Final false alarm for Karr

Aug. 29, 2006 |

When John Mark Karr became a suspect in the killing of JonBenet Ramsey when he claimed he was with the little girl when she died, the ten-year old case suddenly moved to hyper-active center-stage for almost two weeks.

But late yesterday, the revelation that his DNA did not match that at the crime scene, led the Boulder District Attorney not to file charges against him and, as they say, let recriminations begin.

In our number one story on the Countdown...

Yes, our long national cable news nightmare is over,  just not for the Boulder D.A., Mary Lacy.

Ms. Lacy stepped up, took full responsibility today for every inch of the investigation -- including the expense of getting Mr. Karr back to the United States -- and she was well aware of some public anger.

Aug. 29, 2006 | 8:45 p.m. ET

Separation Anxiety

In so many important respects, they were two people living as one for four years.

Kendra and Maliyah Herrin were born eight weeks early and joined at the abdomen and plevis until 22 days ago.

In our number two story on the Countdown...

Aug. 29, 2006 | 8:25 p.m. ET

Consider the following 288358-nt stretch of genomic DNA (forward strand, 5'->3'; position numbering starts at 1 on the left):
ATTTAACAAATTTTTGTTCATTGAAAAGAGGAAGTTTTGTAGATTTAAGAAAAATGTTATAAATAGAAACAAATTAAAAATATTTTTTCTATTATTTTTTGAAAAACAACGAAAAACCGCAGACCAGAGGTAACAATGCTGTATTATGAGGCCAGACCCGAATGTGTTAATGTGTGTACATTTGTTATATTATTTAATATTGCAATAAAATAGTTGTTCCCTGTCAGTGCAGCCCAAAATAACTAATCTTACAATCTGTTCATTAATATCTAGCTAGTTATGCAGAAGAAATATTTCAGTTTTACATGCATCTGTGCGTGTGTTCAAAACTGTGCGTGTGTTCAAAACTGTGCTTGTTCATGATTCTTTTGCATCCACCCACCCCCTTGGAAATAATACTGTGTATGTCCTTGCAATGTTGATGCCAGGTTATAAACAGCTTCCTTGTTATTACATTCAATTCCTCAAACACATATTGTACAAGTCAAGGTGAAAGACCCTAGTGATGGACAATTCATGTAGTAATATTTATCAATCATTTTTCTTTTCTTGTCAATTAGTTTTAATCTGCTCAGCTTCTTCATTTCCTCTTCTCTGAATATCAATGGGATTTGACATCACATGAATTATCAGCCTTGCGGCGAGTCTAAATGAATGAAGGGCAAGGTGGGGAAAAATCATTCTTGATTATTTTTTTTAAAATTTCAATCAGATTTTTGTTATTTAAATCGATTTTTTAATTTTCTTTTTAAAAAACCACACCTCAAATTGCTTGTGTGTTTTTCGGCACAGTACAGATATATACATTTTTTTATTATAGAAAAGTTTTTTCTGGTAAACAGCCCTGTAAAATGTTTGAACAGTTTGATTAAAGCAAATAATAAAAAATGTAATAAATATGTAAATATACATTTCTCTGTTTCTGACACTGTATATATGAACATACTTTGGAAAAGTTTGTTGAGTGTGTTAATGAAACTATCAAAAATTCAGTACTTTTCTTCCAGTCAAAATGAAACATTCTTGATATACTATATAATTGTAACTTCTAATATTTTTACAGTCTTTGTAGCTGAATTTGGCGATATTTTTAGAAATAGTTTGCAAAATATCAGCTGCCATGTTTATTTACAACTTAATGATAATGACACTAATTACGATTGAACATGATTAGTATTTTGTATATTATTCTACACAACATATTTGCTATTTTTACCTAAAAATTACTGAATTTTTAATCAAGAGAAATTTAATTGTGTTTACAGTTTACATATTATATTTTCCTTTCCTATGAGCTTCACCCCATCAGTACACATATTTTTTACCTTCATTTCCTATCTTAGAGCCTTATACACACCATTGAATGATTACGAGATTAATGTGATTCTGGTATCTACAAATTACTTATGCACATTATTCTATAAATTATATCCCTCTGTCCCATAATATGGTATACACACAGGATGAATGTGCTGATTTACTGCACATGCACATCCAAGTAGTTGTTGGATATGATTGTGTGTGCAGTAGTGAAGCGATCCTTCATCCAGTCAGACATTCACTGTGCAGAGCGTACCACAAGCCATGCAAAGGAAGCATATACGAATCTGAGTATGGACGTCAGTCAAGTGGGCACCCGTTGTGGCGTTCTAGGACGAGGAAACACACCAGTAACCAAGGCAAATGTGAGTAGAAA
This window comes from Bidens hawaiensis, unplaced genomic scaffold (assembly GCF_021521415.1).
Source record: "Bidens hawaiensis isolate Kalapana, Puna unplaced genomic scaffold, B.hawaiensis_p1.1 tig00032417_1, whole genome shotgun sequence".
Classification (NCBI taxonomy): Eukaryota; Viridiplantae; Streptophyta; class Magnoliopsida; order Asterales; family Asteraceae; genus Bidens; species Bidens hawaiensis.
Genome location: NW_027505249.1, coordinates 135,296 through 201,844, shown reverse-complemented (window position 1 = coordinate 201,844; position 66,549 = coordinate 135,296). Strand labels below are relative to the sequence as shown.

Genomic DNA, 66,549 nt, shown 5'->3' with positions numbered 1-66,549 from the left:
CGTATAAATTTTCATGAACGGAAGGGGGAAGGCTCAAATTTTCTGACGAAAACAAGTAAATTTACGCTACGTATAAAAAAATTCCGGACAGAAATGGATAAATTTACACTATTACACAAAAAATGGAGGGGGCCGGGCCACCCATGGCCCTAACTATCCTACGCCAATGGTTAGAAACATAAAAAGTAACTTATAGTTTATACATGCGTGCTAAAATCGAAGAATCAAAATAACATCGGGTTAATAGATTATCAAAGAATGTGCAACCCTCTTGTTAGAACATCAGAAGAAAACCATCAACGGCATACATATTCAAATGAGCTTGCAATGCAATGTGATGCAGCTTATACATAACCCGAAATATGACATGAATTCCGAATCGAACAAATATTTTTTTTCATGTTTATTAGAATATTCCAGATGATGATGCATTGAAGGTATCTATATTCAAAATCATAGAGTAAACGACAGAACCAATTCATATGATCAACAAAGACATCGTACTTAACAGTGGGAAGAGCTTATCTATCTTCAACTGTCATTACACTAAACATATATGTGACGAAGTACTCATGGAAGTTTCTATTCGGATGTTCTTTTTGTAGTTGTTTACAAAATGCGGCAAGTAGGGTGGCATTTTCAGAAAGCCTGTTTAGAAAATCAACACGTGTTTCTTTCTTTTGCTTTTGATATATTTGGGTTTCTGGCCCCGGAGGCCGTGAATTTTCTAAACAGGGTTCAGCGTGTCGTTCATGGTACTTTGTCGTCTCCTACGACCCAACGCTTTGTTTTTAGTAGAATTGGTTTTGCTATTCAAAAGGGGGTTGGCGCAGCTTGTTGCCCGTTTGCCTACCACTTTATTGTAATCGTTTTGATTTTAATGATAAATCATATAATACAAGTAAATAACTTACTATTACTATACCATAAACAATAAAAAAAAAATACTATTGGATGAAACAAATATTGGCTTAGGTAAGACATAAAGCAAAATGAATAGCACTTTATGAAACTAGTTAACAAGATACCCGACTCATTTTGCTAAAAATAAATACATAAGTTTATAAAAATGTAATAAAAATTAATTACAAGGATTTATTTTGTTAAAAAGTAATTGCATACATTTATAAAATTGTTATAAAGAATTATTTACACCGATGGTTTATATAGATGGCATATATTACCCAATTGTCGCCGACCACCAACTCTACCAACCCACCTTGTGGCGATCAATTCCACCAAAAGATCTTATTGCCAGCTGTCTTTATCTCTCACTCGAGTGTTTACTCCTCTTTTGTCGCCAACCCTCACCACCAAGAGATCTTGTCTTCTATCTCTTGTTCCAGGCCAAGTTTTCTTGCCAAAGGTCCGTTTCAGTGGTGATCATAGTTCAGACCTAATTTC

Let's Play Oddball!

Tonight: A special "Weird Drunken Sports from Other Countries" edition

And we begin along the Vuoska River in Saint Petersburg, Russia -- for the annual festival of white water rafting and inflatable women that is: The fourth annual "Bubble Babba Challenge 2006."

150 swimmers and their blow-up companions braved the icy water and rapids for the one kilometer race.

Contestants have to complete their dolls...a free hotel room and a bicycle pump.

Aug. 29, 2006 |

Tonight on "Countdown"

Bells tolled in this shattered city Tuesday morning, marking the moment one year earlier when New Orleans’ levees buckled, unleashing a torrent of water that ripped homes from their foundations and sent half the city into an uncertain exile. As the bells rang, survivors of the storm gathered outside City Hall.

Defense Secretary Donald Rumsfeld on Tuesday accused critics of the Bush administration's Iraq and counterterrorism policies of trying to appease "a new type of fascism." In unusually explicit terms, Rumsfeld portrayed the administration's critics as suffering from "moral and intellectual confusion" about what threatens the nation's security and accused them of lacking the courage to fight back.

Vice President Dick Cheney, seizing on Democratic calls to pull troops out of Iraq, on Monday linked early withdrawal to the possibility of terrorist attacks in the United States. "Some in our own country claim retreat from Iraq would satisfy the appetite of the terrorists and get them to leave us alone," Cheney told a Veterans of Foreign Wars convention in Reno. "A precipitous withdrawal from Iraq would be ... a ruinous blow to the future security of the United States."